Update 8/14/2020: The North Carolina Supreme Court ruled that reporter Mandy Locke had acted with actual malice when she wrote and published a story about firearms analyst Beth Desmond.
On November 4th, the North Carolina Supreme Court heard oral arguments in a libel suit brought by a state investigator against a reporter and the newspaper she writes for, The News & Observer.
In 2010, N&O reporter Mandy Locke wrote a series of articles around the trial of two men accused of murdering a 10 year-old boy in Pitt County, North Carolina. As part of the series, Locke questioned the validity of the State Bureau of Investigation agent Beth Desmond’s analysis of the ballistic evidence in the shooting. Locke consulted independent firearm experts, and wrote, “Independent firearm experts who have studied the photographs question whether Desmond knows anything about the discipline. Worse, some suspect she falsified the evidence to offer prosecutors the answers they wanted.”
In September 2011, Desmond sued for defamation over that statement and five others that appeared in the N&O articles.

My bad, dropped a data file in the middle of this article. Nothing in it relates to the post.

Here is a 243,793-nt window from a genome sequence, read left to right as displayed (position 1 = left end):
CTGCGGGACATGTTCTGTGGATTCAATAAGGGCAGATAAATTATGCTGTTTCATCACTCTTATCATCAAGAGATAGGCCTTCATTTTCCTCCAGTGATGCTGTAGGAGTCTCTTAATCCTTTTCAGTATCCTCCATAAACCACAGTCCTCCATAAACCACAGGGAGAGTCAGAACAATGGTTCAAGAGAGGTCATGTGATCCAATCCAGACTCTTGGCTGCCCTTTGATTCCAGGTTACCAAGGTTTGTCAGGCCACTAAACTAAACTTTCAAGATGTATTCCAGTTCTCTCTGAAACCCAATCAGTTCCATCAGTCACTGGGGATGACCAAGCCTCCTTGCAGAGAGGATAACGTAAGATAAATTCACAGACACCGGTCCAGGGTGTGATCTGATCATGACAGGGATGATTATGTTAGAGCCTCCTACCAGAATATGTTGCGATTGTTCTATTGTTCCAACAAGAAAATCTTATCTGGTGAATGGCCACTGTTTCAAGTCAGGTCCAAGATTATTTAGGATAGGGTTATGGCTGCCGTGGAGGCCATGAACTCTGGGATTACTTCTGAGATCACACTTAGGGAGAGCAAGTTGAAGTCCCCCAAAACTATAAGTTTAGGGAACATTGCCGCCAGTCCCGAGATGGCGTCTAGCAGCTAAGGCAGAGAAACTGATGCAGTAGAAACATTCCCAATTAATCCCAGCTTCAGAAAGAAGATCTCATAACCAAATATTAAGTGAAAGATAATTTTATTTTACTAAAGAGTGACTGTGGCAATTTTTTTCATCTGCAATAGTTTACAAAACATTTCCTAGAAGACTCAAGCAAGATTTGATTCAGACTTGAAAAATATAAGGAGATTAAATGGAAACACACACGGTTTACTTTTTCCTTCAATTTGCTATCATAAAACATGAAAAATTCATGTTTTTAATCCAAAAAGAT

On October 18, 2016, after a three-week long trial, a jury found each of the six statements to be materially false, and found for each statement “by strong, clear and convincing evidence that at the time of the publication, defendant Mandy Locke either knew [the statement] was materially false or had serious doubts as to whether [the statement] was true.” The jury awarded Desmond $6 million in compensatory and punitive damages.
The newspaper appealed the decision, claiming that Desmond had failed to prove that the defamatory statements were made with actual malice. In a defamation suit where the plaintiff is a public official, and the allegedly defamatory statement involves his/her official conduct, the plaintiff must prove that the statement was made with actual malice—meaning that it was made with knowledge that it was false, or it was made with reckless disregard of whether it was false or not.
On December 18, 2018 the North Carolina Court of Appeals affirmed the lower court’s decision, writing that the evidence in the case “tended to show that the primary objective of defendants was sensationalism rather than the truth.”
The newspaper appealed that decision, and oral arguments were heard in front of the state Supreme Court on November 4th. According to The Herald Sun, N&O’s attorney, Bradley Kutrow, argued that the two lower courts failed to properly apply New York Times v. Sullivan, which limits defamation claims by public officials.
“The teaching of Times v. Sullivan is that in order to serve the purpose the First Amendment protects, reporters and news organizations must have protected breathing space to publish critical information about government officials,” Kutrow told The Herald Sun. That protected breathing space, he added, must be maintained, “even if some errors occur and misjudgments are made” in reporting.
It’s not yet known when the state Supreme Court will issue its opinion in the matter.